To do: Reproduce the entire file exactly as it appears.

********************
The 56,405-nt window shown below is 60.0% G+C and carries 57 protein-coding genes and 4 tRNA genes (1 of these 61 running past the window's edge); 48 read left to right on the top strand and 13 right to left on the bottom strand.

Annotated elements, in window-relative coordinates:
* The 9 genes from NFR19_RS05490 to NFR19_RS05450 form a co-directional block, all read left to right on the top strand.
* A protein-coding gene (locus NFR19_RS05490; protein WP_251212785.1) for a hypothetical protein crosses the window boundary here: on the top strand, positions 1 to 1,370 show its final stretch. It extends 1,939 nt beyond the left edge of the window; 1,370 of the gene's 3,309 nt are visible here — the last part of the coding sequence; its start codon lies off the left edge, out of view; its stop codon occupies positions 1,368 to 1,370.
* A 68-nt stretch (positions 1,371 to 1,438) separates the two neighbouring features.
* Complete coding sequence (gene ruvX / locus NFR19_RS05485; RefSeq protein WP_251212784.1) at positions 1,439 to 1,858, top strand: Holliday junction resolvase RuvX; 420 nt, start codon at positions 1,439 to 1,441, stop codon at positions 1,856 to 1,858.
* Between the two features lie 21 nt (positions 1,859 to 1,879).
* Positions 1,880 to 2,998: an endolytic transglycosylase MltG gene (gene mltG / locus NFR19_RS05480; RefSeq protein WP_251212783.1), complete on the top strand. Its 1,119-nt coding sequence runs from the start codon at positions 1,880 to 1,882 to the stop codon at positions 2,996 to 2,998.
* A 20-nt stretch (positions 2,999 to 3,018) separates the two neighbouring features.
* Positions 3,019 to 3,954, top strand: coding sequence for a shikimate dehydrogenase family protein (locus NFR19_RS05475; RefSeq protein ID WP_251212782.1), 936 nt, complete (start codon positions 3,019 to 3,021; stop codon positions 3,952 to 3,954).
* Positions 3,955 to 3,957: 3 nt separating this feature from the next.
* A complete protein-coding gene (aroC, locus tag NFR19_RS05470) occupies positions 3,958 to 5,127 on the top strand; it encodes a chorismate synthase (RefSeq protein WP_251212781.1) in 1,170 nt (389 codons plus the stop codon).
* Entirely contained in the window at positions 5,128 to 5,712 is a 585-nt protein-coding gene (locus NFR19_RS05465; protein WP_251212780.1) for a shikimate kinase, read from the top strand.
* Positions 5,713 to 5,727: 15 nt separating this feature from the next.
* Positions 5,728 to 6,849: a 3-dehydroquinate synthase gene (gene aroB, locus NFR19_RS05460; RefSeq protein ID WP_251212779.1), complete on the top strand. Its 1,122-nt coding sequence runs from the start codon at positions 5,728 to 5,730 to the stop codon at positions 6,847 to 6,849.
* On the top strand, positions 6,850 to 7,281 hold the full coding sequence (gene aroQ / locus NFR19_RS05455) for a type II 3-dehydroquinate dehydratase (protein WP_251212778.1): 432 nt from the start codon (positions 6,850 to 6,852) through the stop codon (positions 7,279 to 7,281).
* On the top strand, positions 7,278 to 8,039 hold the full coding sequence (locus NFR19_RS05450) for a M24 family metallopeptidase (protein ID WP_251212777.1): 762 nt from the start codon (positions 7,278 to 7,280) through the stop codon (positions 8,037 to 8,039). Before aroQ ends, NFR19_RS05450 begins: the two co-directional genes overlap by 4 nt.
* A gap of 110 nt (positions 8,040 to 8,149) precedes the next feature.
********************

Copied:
The 56,405-nt window shown below is 60.0% G+C and carries 57 protein-coding genes and 4 tRNA genes (1 of these 61 running past the window's edge); 48 read left to right on the top strand and 13 right to left on the bottom strand.

Annotated elements, in window-relative coordinates:
* The 9 genes from NFR19_RS05490 to NFR19_RS05450 form a co-directional block, all read left to right on the top strand.
* A protein-coding gene (locus NFR19_RS05490; protein WP_251212785.1) for a hypothetical protein crosses the window boundary here: on the top strand, positions 1 to 1,370 show its final stretch. It extends 1,939 nt beyond the left edge of the window; 1,370 of the gene's 3,309 nt are visible here — the last part of the coding sequence; its start codon lies off the left edge, out of view; its stop codon occupies positions 1,368 to 1,370.
* A 68-nt stretch (positions 1,371 to 1,438) separates the two neighbouring features.
* Complete coding sequence (gene ruvX / locus NFR19_RS05485; RefSeq protein WP_251212784.1) at positions 1,439 to 1,858, top strand: Holliday junction resolvase RuvX; 420 nt, start codon at positions 1,439 to 1,441, stop codon at positions 1,856 to 1,858.
* Between the two features lie 21 nt (positions 1,859 to 1,879).
* Positions 1,880 to 2,998: an endolytic transglycosylase MltG gene (gene mltG / locus NFR19_RS05480; RefSeq protein WP_251212783.1), complete on the top strand. Its 1,119-nt coding sequence runs from the start codon at positions 1,880 to 1,882 to the stop codon at positions 2,996 to 2,998.
* A 20-nt stretch (positions 2,999 to 3,018) separates the two neighbouring features.
* Positions 3,019 to 3,954, top strand: coding sequence for a shikimate dehydrogenase family protein (locus NFR19_RS05475; RefSeq protein ID WP_251212782.1), 936 nt, complete (start codon positions 3,019 to 3,021; stop codon positions 3,952 to 3,954).
* Positions 3,955 to 3,957: 3 nt separating this feature from the next.
* A complete protein-coding gene (aroC, locus tag NFR19_RS05470) occupies positions 3,958 to 5,127 on the top strand; it encodes a chorismate synthase (RefSeq protein WP_251212781.1) in 1,170 nt (389 codons plus the stop codon).
* Entirely contained in the window at positions 5,128 to 5,712 is a 585-nt protein-coding gene (locus NFR19_RS05465; protein WP_251212780.1) for a shikimate kinase, read from the top strand.
* Positions 5,713 to 5,727: 15 nt separating this feature from the next.
* Positions 5,728 to 6,849: a 3-dehydroquinate synthase gene (gene aroB, locus NFR19_RS05460; RefSeq protein ID WP_251212779.1), complete on the top strand. Its 1,122-nt coding sequence runs from the start codon at positions 5,728 to 5,730 to the stop codon at positions 6,847 to 6,849.
* On the top strand, positions 6,850 to 7,281 hold the full coding sequence (gene aroQ / locus NFR19_RS05455) for a type II 3-dehydroquinate dehydratase (protein WP_251212778.1): 432 nt from the start codon (positions 6,850 to 6,852) through the stop codon (positions 7,279 to 7,281).
* On the top strand, positions 7,278 to 8,039 hold the full coding sequence (locus NFR19_RS05450) for a M24 family metallopeptidase (protein ID WP_251212777.1): 762 nt from the start codon (positions 7,278 to 7,280) through the stop codon (positions 8,037 to 8,039). Before aroQ ends, NFR19_RS05450 begins: the two co-directional genes overlap by 4 nt.
* A gap of 110 nt (positions 8,040 to 8,149) precedes the next feature.